Walter Block’s correspondent S writes:

In particular, I find persuasive Stephan Kinsella’s argument that one voluntarily assumes positive obligations if one puts another in a dangerous situation.

If so, hasn’t some combination of the mother and the medical staff placed the evicted fetus in a dangerous situation? Must some or all of them be obliged to care for the fetus?

Well, there are only two general places where the fetus could be: inside the womb and outside it. It may be true that being inside is safer than being outside. But the fetus does not have the right to be inside. If the mother evicts him, as she presumably has the right to do, then he must end up outside.

Since coming to be “in a dangerous situation” is entirely unavoidable and happens not because of the mother’s negligence or ill will but as a matter of logical necessity or essence or meaning of “eviction,” the mother cannot be faulted for it and because of that fact incurs no positive obligations.

Thus, if there were 100 different places the fetus could end up at upon being evicted, some of which were more or less dangerous than others, then it might be incumbent upon the mother to pick the safest place.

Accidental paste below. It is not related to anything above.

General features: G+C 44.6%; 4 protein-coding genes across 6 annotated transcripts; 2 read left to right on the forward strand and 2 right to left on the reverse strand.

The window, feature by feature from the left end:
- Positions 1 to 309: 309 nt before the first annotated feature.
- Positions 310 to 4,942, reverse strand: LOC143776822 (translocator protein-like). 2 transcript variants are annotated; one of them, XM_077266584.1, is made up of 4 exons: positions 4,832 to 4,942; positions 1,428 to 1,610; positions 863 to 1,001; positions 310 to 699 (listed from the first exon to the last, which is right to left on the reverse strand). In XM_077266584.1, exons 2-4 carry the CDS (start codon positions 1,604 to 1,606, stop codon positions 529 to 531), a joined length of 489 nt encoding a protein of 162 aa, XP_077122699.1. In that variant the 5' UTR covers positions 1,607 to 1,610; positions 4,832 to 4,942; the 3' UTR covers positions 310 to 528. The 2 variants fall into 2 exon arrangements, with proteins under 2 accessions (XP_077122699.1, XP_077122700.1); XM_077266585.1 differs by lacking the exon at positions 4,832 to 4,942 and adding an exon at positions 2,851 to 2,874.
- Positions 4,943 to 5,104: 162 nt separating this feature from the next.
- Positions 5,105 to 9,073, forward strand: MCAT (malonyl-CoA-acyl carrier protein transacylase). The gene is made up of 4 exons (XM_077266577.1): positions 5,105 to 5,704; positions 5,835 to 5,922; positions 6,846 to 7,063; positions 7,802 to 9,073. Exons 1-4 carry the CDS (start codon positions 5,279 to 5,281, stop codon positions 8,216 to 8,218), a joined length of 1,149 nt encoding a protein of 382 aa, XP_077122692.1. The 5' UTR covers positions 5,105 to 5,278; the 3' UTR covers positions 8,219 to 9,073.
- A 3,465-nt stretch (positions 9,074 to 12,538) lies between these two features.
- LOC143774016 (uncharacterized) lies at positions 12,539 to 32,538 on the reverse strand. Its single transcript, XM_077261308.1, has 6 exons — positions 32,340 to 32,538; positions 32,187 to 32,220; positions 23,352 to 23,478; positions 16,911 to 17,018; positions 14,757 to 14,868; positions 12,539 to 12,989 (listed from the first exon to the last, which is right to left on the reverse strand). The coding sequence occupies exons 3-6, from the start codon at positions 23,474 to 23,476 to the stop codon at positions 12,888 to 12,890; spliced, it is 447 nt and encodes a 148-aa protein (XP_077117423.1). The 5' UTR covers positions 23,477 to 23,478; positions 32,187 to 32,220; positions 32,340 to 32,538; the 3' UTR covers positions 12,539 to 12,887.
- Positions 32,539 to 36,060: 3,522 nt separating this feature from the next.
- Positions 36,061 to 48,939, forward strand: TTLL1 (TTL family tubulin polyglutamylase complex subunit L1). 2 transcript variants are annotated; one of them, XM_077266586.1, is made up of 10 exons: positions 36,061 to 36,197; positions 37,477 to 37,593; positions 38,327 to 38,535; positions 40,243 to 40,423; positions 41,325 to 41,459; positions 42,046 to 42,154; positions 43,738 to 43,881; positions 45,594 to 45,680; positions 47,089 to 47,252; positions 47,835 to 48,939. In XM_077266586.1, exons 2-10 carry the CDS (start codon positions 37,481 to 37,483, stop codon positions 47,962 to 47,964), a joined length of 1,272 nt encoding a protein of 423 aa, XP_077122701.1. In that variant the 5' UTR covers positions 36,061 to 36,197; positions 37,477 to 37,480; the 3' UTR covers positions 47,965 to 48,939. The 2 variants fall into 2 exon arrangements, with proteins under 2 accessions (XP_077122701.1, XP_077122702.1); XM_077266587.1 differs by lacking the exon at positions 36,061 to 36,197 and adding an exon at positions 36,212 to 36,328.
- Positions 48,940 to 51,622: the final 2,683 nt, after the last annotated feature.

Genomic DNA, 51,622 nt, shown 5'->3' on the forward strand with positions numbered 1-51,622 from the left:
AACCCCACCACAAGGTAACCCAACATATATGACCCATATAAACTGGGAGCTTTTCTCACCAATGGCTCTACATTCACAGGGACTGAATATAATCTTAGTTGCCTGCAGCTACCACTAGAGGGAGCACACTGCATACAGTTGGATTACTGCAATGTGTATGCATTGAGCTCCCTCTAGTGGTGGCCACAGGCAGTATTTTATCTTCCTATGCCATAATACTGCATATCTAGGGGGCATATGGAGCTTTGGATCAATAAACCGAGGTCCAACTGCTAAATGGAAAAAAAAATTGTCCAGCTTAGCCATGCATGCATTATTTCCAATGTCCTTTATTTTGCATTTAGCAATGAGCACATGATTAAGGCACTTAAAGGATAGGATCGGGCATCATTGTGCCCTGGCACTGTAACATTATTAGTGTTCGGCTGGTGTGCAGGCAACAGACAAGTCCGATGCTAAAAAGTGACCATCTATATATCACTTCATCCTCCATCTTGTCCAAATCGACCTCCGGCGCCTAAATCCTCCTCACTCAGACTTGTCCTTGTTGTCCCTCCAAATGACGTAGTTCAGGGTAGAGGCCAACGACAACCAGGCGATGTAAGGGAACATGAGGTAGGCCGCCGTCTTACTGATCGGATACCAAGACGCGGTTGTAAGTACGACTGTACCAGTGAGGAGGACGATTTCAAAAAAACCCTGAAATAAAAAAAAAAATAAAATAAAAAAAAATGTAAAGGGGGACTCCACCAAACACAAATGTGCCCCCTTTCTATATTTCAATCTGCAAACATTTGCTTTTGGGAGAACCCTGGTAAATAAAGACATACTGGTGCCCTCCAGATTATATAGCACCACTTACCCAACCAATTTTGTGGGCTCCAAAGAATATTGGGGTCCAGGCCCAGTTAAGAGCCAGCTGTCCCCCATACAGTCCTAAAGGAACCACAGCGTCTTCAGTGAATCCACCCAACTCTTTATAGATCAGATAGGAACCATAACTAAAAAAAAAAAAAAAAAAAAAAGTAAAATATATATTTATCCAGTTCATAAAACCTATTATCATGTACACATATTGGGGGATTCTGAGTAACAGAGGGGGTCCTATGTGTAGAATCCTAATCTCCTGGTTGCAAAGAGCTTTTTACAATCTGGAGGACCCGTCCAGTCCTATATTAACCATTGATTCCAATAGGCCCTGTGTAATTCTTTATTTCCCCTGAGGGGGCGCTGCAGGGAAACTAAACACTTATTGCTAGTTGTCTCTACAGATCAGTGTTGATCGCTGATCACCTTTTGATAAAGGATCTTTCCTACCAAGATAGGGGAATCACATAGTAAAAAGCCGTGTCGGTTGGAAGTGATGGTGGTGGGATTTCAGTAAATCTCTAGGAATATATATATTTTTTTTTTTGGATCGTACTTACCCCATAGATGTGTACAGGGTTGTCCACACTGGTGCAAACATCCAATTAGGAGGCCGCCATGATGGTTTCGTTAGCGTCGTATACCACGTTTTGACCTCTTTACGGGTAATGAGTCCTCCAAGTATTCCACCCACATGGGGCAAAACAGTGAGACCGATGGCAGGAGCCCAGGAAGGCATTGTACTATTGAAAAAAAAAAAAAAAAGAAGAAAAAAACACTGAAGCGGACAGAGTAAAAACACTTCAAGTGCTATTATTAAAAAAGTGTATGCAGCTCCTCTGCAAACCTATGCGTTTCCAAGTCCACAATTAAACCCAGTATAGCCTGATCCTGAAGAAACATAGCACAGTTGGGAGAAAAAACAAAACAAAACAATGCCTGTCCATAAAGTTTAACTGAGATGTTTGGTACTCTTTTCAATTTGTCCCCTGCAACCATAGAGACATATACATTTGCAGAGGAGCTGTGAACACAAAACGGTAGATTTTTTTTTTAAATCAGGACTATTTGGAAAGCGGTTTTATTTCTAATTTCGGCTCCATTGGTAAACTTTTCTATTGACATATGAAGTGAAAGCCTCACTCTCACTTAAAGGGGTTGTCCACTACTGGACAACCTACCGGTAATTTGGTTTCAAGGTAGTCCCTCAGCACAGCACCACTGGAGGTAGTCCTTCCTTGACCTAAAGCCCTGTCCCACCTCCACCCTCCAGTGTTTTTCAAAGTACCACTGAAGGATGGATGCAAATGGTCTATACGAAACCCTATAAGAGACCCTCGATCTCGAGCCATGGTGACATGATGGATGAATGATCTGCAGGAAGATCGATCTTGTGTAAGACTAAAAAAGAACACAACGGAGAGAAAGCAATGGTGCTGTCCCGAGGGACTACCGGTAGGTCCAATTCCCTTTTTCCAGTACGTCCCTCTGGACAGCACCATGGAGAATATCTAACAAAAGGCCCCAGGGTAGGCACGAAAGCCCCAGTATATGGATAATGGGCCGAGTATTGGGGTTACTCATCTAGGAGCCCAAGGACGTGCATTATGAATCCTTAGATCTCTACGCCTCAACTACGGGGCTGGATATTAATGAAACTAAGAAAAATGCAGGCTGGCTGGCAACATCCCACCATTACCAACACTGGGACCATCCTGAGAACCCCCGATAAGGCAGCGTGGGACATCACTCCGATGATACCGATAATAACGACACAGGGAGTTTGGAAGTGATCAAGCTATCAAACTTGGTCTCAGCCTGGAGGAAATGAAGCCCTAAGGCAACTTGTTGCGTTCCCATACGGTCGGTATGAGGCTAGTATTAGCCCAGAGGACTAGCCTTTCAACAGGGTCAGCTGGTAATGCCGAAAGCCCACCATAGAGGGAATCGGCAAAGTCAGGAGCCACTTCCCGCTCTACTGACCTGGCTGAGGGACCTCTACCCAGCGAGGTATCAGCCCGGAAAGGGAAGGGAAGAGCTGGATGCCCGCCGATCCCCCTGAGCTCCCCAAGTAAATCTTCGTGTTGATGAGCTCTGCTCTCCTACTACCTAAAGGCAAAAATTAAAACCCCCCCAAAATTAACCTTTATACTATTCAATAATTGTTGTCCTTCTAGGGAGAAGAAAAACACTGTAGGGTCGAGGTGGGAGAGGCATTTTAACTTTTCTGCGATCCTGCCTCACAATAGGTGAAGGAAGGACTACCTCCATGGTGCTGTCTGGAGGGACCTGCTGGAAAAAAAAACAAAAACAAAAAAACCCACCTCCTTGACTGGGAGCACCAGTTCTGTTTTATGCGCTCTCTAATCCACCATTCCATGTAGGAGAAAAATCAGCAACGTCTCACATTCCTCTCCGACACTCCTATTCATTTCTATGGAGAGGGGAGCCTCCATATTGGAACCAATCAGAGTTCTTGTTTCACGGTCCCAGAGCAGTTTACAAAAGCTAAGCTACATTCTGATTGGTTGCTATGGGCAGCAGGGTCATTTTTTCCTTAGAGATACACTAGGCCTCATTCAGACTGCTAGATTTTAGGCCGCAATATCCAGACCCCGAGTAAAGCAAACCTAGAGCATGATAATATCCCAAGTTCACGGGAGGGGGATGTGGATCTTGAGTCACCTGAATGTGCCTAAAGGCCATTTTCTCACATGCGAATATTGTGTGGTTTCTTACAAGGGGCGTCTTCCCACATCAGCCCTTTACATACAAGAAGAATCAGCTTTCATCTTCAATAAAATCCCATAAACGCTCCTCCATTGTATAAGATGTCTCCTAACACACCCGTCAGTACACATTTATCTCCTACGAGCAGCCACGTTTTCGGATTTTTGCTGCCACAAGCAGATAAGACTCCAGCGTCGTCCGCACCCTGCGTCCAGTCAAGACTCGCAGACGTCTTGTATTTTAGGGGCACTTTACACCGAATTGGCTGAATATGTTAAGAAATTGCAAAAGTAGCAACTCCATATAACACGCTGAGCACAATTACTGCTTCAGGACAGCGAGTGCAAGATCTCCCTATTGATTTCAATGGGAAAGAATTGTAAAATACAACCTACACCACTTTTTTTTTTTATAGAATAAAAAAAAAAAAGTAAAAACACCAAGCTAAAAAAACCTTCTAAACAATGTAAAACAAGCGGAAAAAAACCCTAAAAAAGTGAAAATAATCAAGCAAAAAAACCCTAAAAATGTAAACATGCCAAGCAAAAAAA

In fact, it is an explicit aspect of Blockian evictionism that if a foster guardian were to come forward with an announcement of his intention to adopt and care for the fetus, the mother would be duty-bound to deliver the fetus to him. In such a case, there would indeed be multiple choices of post-eviction locations.

But in general there is only 1 place, the “outside.”

S’s argument then is:

1. The mother ought not to endanger the fetus.
2. But eviction entails endangerment.
3. Therefore, evictions are unlawful.

But I’d counter with:

1. Eviction is lawful (to be defended perhaps with other arguments).
2. Admittedly, eviction entails endangerment.
3. Therefore, endangerment is lawful, as well.

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